On to horse feed, where ingredients are from the industrial food complex, but very few of them are even “whole”. Horse feed components are largely byproducts of other processes, and include wheat middlings, dried distillers grains (leftover mash from ethanol production), soybean hulls, wheat flour, corn distillers dried grains (also from ethanol production), corn germ, and de-hulled soybean meal.  After fortification (because byproducts are nutrient-poor), flavoring is added to make this stuff taste like something an animal would care to eat.

Toxins and satiety
Why do we tend to “pig out” on Big Macs, soft drinks, and chicken nuggets?  Why do we tend to eat much more reasonable amounts when we eat organic heirloom tomatoes or wild blueberries?  Because real food offers deeper satiety due to the complex of nutritional factors it contains.  Another element comes into it as well: toxins.

Organisms like plants very often contain small amounts of compounds toxic to animals. The tiny bit of cyanide in apple seeds is one example.  It’s theorized that mammal brains and gastrointestinal tracts have an evolutionary sophisticated system in place for regulating the intake of toxins.  The satiety we experience after eating real food may be a mechanism of limiting the consumption of toxins, avoiding the discomfort or damage that would result from larger amounts.

“Nature has mastered the art of hedonic density,” says Schatzker. “[That is,] food that maximizes pleasure and minimizes calories.”

The food grown on an industrial scale today is less delicious. The trouble is, the highly processed ingredients, byproducts and flavorings that make bland food more exciting are not things that we, our dogs, or our horses should eat.

The MSG connection
Monosodium glutamate (MSG) is a flavoring  typically found in pet foods, but listed as (among other names) “hydrolyzed protein”.  The Association of American Feed Control Officials (AAFCO) also allows pet food companies to count MSG among the “natural flavors” or “natural flavorings”.

Other ingredients that either contain MSG or create MSG during processing include protease, maltodextrin, citric acid, carageenan, corn starch, pectin and gelatin.

MSG triggers the nervous system to overstimulation, and can even cause an inflammatory response.  The substance has been labeled as an “excitotoxin” because it stimulates cells even to the point of damage.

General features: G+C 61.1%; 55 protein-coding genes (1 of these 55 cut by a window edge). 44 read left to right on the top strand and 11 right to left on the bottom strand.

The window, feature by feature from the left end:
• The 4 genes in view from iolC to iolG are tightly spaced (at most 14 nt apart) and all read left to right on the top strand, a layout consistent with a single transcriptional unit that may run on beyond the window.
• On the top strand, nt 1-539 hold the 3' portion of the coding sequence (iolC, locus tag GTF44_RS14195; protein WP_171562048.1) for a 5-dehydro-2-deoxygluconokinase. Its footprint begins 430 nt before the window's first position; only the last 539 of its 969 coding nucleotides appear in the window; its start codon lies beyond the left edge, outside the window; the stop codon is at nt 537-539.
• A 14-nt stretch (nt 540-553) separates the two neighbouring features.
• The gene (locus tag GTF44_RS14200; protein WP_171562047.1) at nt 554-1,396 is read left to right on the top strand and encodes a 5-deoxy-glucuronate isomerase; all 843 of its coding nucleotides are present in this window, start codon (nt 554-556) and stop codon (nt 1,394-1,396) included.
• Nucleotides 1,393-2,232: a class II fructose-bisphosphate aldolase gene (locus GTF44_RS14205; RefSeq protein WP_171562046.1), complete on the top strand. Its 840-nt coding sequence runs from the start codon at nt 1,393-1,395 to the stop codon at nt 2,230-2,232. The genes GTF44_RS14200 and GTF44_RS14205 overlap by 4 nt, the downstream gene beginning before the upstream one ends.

Makers of horse supplements and horse feeds are free to label MSG in a number of other ways: protein isolate, texturized protein, natural flavor, autolyzed yeast, hydrolyzed yeast, yeast extract, soy extract or concentrate, and glutamate are examples.

Excessive weight and metabolic syndrome
There’s been a rise in obesity and metabolic imbalance among dogs and horses, and we can look at a number of potential factors that explain it.  Over the last half-century, as food has lost so much of its flavor, artificial solutions to the problem have exploded.  So have the girths of our horses. And our own waistlines. Now, fewer than a third of Americans are considered slender; that is, two-thirds are considered either overweight or obese.  More than half of American dogs are now considered overweight.  Obviously, flavorings aren’t the single causative element for these troubling rises, but they just as clearly contribute something to the problem.  Keep in mind, the genuine satiety that real food provides means eating less, while still getting more nutrition.

Choosing a flavoring-free diet
If you take a minute to scan the labels on equine feeds, you’ll notice something interesting: whole-food component products like alfalfa pellets, timothy pellets, Cool Stance, Renew Gold, whole oats, whole flax seeds, and whole chia seeds do not contain flavorings of any type.  Cold-pressed or organic oils like coconut, hemp, and camelina do not include flavorings. However, highly processed oils — vegetable, soy, corn, canola — do.

You’ll also notice, if you read the labels, that nearly all supplements for horses (not BioStar’s) contain artificial or natural flavorings, including the often-secretively labeled MSG.   Will a serving of these supplements harm your animal significantly? No, but remember: it’s not just the variety or the quantity of chemical additives that’s a problem. It’s how those chemicals and the ingredients they’re combined with affect, over time, the body system at large and the GI tract in particular.

A note about pasture
In terms of carbohydrate content, pasture seeds are much richer than native grasses.  Modern pasture grasses are intended to put weight on cattle and help yield huge amounts of milk from dairy cows.  Lower fiber and higher sugar content is the goal of grass seed companies.  These same companies instruct hay farmers to cut hay in the afternoon — a time of day when sugar levels are highest.  The result is a reduction in the animals’ level of satiation, ultimately increasing calorie intake and weight.

Just as with horses, go ahead and read the labels on what you’re giving to you dogs!  If you can, feed raw. Lower the amount of kibble you’re feeding by supplementing with whole buffalo, organic chicken, salmon, venison, salmon, organic eggs or other whole foods.  Remember that dogs tend to keep a healthier weight when they eat real food.

Same thing with humans: buy real organic food, or food from a CSA or farmer’s market.  Food in a package, even when it’s labeled “organic”, can easily come with added flavorings.  Antibiotic-free chicken? A great option, but it still often has added flavorings.

True satiation comes from whole food, and this is why BioStar will never use flavorings in our supplements.

The post The Verdict on Artificial — and “Natural” — Flavorings appeared first on BioStar US.